Interested about Russia? If you expect to see bears, women, and political riots in here, sorry to disappoint you. There’s more to see and know about the Russian culture and you might find one that’ll interest you or even shock you more. You’ll even know why most Russians don’t smile. So read on to know the 10 things about Russia that shock first-time visitors. Cheers!
1. Customer Service
Russians are known for their almost nonexistent customer service. If you lived in a society wherein the saying “The customer is always right.” is always used, then better leave it for a while if you’re going to Russia because if Russians say they can’t help you – they really can’t help you. It’s said that it’s in the Russian culture to be pervasive and live daily with a “That’s not my problem.” attitude. If they don’t know the answer to your question, they’ll say it and that’s it. Don’t expect an apology.
2. Russian is Not the Only Language Spoken
Russia is so vast that it should probably be expected to have more than one official language. In fact, Russia has 35 official languages considered in various regions along with the Russian language. Even locals can be surprised by this fact.
3. The banya culture
The Russian bath or sauna which the locals call “banya” is an essential part of living in Russia. From Tsars to peasants, everyone use it for relaxation, health concerns, religious ceremonies and more. Unlike Finnish and Turkish Saunas, banyas have the same level of humidity as the air we breathe everyday with temperatures that don’t exceed 80C because Russians believe that hot and dry sauna will just dry your throat and skin.
Going to a banya includes drinking a few shots of vodka, sitting inside the steam room, having someone beat you with a broom-like thing called venik made of birch branches, diving into freezing-cold water, then going back to the steam room again, if you want to.
Russia is known for corruption and unfortunately, bribery is nothing but a common act that happens everyday. It’s not only limited to government officials for even university officials, nurses and doctors can also be given a bit of a “gift” in exchange of a favor. Bribery is widely practiced that for some people, it’s already morally acceptable.
5. The “N” word
The “N” word, negro (негр which sounds like negr) to be exact, is not a racist word in the Russian language. The scientific name of the the race is Negroid and thus, the word isn’t a big deal for Russians. Historically, Russia didn’t experience a big impact from the black slave trade unlike the USA and the black population in the country is extremely small. So, there’s no reason for them to be uncomfortable in saying the word.
6. Telling an Anecdote
Anecdotes in Russia are like the legends or myths that were told from a generation to another generation. So if you’re visiting some Russian friends, be prepared to have an anecdote – a Russian anecdote – with hopes that you can make your audience laugh.
Want to visit a friend but you forgot to call? If you’re in Russia, that isn’t a problem just go on and visit. But wait, remember to have something with you. Flowers (an odd number over 2 flowers and not yellow), a box of chocolates, a bottle of wine – it can be anything. Visiting someone’s homeempty-handed may make the person or the family think that you don’t care at all.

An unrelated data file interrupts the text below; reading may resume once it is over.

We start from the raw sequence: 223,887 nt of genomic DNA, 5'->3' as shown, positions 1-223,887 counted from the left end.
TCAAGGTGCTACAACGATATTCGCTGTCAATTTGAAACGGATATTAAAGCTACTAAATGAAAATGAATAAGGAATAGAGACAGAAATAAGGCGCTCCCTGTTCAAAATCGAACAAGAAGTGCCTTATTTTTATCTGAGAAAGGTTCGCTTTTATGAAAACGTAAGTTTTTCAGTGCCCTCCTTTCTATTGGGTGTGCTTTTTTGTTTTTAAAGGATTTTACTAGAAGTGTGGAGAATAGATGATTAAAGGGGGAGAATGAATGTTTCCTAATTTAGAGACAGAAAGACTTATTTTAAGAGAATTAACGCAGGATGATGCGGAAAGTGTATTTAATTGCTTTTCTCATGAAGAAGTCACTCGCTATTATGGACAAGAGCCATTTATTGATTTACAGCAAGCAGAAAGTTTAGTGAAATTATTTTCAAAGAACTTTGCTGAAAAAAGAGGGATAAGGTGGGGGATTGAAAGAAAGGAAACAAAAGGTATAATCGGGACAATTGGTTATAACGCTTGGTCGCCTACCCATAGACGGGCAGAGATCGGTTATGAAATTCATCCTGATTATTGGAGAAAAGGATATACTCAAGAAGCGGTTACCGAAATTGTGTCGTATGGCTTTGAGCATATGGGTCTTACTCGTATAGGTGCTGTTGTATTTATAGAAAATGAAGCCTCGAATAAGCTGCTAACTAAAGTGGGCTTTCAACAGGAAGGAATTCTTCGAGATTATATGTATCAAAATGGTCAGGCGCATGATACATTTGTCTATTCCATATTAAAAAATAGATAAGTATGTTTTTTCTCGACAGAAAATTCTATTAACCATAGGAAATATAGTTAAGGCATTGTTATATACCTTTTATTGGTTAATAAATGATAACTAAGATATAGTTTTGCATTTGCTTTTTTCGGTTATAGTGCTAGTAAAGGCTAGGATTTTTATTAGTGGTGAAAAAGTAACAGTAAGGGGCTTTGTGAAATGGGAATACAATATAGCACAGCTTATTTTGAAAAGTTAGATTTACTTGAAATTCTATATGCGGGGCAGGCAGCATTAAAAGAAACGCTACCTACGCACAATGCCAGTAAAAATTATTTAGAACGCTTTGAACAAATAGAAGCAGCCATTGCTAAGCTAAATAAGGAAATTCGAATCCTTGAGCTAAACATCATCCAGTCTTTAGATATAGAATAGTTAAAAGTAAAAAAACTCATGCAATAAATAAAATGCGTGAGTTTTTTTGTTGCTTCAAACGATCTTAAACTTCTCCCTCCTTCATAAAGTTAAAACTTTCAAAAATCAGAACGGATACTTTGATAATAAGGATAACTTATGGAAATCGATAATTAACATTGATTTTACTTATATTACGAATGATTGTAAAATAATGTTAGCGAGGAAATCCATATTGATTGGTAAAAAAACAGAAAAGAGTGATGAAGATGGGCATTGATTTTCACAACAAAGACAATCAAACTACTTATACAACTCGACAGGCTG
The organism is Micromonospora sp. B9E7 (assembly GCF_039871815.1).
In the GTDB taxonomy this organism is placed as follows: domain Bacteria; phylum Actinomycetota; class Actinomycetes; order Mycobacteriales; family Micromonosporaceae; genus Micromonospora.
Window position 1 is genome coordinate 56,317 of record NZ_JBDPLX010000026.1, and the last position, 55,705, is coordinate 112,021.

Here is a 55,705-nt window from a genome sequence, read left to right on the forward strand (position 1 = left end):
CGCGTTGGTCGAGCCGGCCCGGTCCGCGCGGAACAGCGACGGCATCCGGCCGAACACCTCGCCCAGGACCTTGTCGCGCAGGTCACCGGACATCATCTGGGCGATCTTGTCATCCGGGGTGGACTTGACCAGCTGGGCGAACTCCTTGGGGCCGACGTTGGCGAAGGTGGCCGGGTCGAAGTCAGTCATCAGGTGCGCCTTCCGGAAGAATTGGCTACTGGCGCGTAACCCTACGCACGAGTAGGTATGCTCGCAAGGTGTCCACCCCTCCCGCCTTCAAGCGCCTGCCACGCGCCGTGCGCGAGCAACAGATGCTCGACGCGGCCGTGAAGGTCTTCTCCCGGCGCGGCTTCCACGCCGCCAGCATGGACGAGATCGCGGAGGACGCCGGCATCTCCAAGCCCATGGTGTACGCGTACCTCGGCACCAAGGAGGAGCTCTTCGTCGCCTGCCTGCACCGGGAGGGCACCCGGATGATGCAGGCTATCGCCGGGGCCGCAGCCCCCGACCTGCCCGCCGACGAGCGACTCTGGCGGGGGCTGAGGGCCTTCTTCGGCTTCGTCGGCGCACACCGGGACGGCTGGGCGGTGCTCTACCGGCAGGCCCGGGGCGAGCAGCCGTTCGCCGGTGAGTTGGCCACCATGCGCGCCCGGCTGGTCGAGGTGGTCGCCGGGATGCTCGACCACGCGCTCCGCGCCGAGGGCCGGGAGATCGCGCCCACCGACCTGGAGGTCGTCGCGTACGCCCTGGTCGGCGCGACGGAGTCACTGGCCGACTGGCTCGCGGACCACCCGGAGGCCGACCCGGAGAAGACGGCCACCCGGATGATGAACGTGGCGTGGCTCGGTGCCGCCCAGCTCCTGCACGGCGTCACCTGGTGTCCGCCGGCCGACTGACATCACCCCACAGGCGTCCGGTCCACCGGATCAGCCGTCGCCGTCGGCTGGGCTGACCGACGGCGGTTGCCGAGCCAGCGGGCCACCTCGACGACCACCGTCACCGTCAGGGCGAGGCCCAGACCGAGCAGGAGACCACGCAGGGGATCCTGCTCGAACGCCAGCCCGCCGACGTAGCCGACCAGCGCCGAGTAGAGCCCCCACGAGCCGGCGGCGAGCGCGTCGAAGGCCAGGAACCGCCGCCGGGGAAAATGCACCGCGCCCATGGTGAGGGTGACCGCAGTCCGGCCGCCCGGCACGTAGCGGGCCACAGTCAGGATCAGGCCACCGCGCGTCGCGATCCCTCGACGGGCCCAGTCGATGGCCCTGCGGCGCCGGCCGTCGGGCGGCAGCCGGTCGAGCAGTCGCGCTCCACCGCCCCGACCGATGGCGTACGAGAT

When you’re in the house already, the host will offer you something to eat and drink. Try not to say “no” to this because doing so is considered rude. Not even drinking vodka with Russian friends is also considered rude. It might seem like you don’t want to be friends and you don’t trust the people you’re with.
8. Not Smiling
Russians often look cold because they aren’t used to smiling everyday. A smile isn’t a polite gesture for Russians. A smile revealing the top and bottom teeth may look vulgar and can be called a “horsey” smile. Also, a perpetual smile called an “attendant’s smile” is considered a negative feature that shows insincerity and secretiveness. A smile is a sign of personal affection that should be shown genuinely to people they know, not on random strangers.
Conversations about work, money, religion, and politics are normal and it isn’t rude to ask someone about any of these. Do not hesitate to talk about certain topics for these can be educational for all those who are involved in the conversation.
Vodka shouldn’t be on the list but then, as they all say, Russians and vodka are inseparable. It was reported that an average Russian adult drinks 20 liters of vodka per year that it became Russia’s top health killer.
How do Russians drink? First rule: If you’re going to drink vodka, you only drink vodka. No bottles of beer, wine, or carbonated drinks included. If you’re invited in a party, it’s rude if you reject an offer. It’s also rude if you, the host, forget to give someone a glass. A toast is often spoken for someone’s honor (be sure that you also know how to do this).
Once a bottle is opened, there’s nothing else that should be done but finish the whole bottle. You can take passes after three shots but that doesn’t mean you’re good to go. The drinking continues with servings of zakuski, or hot and cold hors d’oeuvres, like sliced beet vinaigrette, savory stuffed eggs, Beluga caviar, cheese, herrings, and more. Don’t also miss the “goryacheye” (hot dishes), and the tea and cakes at the end of the drinking session – if you’re still sober.